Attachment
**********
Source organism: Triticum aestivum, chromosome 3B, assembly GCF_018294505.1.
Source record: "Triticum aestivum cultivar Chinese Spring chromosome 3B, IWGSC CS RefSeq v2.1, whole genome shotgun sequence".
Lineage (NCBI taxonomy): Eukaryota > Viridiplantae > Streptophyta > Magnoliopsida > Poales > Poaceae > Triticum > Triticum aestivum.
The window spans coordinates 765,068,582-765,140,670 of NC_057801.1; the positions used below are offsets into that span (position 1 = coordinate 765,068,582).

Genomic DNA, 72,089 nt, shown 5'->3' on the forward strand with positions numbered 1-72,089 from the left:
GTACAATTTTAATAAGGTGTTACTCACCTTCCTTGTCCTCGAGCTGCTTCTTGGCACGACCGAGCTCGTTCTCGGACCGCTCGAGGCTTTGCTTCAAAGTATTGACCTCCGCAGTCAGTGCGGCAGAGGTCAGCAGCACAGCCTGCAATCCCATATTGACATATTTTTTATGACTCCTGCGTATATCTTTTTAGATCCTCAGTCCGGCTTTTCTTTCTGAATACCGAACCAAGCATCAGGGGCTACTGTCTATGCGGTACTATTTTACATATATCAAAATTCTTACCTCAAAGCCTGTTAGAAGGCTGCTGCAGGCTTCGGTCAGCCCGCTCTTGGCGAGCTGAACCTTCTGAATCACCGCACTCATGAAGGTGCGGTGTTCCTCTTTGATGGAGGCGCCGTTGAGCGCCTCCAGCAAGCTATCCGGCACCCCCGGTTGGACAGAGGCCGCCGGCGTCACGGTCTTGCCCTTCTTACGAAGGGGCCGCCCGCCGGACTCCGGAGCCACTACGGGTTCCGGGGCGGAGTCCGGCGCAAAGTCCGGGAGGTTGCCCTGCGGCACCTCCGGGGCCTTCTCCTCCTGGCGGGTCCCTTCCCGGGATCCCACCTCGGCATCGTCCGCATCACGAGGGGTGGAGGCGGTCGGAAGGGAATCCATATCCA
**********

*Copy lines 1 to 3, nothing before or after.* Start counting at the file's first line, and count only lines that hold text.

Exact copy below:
Source organism: Triticum aestivum, chromosome 3B, assembly GCF_018294505.1.
Source record: "Triticum aestivum cultivar Chinese Spring chromosome 3B, IWGSC CS RefSeq v2.1, whole genome shotgun sequence".
Lineage (NCBI taxonomy): Eukaryota > Viridiplantae > Streptophyta > Magnoliopsida > Poales > Poaceae > Triticum > Triticum aestivum.